“Linebackers are going to have to match up with the people in front of them, that’s tight ends and running backs, so tight ends and running backs have to be more multiple, which means linebackers have to be more multiple and a guy like Barr who’s 6-5, 260 can match up with a tight end but can also cover a running back, that guy is going to be a premium in the league,” Alexander said.
Defenses are basically going to have two choices: Use sub packages with bigger linebackers against teams who use extra tight ends and fullbacks and smaller, quicker linebackers against running backs and slot receivers. Or try to find athletic outliers like Barr, who would normally be an edge rusher at his size, and make them into do-it-all linebackers.
“Barr being that big, he can rush the passer, he can drop into coverage and he might be able to play man-to-man on a tight end,” Alexander said. “That’s invaluable for a defense because that’s a guy that can do three different things. It’s kind of like a guy in baseball when you have a five-tool player, he can do anything. When you can get a guy like that on defense it changes the way you can structure it and you can use him in multiple ways. The offense now has to account for him because he can rush or drop into pass coverage.”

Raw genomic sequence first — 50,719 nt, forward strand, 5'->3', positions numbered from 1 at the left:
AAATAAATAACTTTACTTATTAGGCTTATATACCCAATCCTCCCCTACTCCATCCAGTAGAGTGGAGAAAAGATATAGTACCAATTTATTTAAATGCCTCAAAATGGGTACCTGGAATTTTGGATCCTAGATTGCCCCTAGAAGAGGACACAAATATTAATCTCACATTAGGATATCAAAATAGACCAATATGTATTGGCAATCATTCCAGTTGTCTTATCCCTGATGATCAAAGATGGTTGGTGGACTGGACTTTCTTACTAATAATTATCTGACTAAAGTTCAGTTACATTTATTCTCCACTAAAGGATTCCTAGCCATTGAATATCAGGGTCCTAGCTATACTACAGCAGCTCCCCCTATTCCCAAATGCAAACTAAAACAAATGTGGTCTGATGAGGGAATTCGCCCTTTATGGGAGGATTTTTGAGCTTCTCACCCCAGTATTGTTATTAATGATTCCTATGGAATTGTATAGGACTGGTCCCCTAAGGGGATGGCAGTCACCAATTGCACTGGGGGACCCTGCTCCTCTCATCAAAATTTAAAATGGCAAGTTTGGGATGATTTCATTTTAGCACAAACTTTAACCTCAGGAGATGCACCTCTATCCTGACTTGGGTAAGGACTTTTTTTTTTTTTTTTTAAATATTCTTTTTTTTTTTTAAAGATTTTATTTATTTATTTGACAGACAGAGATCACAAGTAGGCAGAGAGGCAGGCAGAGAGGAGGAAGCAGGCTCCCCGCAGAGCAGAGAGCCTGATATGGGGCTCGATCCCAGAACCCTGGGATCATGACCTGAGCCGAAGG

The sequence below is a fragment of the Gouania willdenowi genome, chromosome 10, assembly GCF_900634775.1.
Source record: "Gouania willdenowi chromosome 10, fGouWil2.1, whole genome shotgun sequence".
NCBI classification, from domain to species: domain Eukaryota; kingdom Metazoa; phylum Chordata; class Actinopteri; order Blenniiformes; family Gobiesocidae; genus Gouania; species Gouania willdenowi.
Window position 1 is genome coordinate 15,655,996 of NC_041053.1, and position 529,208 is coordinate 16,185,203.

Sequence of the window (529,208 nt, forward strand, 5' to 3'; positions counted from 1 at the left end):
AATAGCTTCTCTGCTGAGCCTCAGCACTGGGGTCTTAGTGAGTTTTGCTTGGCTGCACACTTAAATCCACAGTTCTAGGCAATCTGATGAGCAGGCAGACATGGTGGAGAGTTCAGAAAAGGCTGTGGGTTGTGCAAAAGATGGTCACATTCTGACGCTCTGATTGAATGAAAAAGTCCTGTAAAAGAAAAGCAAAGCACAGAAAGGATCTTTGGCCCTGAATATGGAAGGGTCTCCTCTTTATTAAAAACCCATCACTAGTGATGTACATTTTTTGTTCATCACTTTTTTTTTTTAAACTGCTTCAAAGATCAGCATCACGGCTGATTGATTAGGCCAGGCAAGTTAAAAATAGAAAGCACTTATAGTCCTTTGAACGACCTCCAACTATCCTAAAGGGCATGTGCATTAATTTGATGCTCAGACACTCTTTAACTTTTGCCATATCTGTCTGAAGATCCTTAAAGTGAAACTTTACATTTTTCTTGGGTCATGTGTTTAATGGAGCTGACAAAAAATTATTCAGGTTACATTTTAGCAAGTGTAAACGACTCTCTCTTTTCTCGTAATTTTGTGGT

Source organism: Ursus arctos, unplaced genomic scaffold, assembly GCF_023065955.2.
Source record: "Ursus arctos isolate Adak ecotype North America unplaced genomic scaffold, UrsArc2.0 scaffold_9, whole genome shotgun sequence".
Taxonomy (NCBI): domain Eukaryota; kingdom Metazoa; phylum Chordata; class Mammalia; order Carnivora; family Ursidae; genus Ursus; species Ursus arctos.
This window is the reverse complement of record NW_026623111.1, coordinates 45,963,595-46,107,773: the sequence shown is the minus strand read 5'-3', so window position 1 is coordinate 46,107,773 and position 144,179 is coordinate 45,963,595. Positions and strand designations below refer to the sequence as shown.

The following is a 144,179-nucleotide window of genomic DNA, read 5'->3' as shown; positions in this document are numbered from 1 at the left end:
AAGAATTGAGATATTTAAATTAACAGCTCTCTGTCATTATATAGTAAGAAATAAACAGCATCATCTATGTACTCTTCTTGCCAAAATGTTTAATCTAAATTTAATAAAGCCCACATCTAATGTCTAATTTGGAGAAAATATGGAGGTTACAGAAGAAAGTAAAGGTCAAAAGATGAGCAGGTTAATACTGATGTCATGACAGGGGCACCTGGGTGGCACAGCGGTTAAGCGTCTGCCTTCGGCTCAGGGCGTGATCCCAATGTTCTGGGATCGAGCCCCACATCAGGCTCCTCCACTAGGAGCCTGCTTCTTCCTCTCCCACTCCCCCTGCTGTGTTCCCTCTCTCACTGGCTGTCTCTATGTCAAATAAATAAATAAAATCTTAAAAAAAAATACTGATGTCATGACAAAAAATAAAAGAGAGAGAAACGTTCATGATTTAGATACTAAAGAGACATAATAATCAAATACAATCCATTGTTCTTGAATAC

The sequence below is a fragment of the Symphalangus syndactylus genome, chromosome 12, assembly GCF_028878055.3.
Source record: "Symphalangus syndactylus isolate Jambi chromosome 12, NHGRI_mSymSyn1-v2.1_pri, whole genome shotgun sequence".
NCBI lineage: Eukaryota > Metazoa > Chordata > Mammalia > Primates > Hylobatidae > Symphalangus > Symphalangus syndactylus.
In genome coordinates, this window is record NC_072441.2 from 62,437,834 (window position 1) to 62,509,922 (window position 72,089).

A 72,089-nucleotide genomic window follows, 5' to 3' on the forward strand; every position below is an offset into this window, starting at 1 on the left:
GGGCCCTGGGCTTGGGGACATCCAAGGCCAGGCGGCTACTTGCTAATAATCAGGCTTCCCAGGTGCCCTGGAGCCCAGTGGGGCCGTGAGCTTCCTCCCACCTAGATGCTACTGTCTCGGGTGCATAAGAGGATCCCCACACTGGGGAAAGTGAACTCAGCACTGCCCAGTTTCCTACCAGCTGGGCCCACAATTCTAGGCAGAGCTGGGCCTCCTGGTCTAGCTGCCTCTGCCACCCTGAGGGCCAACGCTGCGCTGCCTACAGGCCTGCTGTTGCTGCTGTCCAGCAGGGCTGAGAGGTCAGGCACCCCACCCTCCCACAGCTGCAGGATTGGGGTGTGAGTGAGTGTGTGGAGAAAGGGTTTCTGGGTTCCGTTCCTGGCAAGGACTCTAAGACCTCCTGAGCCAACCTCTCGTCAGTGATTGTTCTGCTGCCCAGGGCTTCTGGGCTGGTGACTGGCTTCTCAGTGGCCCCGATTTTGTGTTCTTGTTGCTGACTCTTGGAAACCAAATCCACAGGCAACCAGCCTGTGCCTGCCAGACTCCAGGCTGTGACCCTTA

Mike Zimmer has long felt that Barr’s unique size/speed/smarts combination and diverse skill set forces opponents to know where he is on every down.